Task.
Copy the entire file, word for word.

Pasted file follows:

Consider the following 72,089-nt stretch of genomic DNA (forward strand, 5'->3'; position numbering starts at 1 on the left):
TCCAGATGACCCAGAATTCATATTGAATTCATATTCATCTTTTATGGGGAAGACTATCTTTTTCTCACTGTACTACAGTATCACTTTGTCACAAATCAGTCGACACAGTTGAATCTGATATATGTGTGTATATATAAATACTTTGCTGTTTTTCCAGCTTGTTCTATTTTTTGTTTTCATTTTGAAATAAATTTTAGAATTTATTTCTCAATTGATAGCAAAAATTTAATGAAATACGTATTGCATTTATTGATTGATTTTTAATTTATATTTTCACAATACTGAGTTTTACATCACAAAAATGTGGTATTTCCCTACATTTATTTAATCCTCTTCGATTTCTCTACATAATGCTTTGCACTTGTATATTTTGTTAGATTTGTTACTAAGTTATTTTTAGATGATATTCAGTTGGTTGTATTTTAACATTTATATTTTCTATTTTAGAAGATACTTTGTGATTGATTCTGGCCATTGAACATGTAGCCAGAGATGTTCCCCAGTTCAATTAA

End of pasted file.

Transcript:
Consider the following 72,089-nt stretch of genomic DNA (forward strand, 5'->3'; position numbering starts at 1 on the left):
TCCAGATGACCCAGAATTCATATTGAATTCATATTCATCTTTTATGGGGAAGACTATCTTTTTCTCACTGTACTACAGTATCACTTTGTCACAAATCAGTCGACACAGTTGAATCTGATATATGTGTGTATATATAAATACTTTGCTGTTTTTCCAGCTTGTTCTATTTTTTGTTTTCATTTTGAAATAAATTTTAGAATTTATTTCTCAATTGATAGCAAAAATTTAATGAAATACGTATTGCATTTATTGATTGATTTTTAATTTATATTTTCACAATACTGAGTTTTACATCACAAAAATGTGGTATTTCCCTACATTTATTTAATCCTCTTCGATTTCTCTACATAATGCTTTGCACTTGTATATTTTGTTAGATTTGTTACTAAGTTATTTTTAGATGATATTCAGTTGGTTGTATTTTAACATTTATATTTTCTATTTTAGAAGATACTTTGTGATTGATTCTGGCCATTGAACATGTAGCCAGAGATGTTCCCCAGTTCAATTAA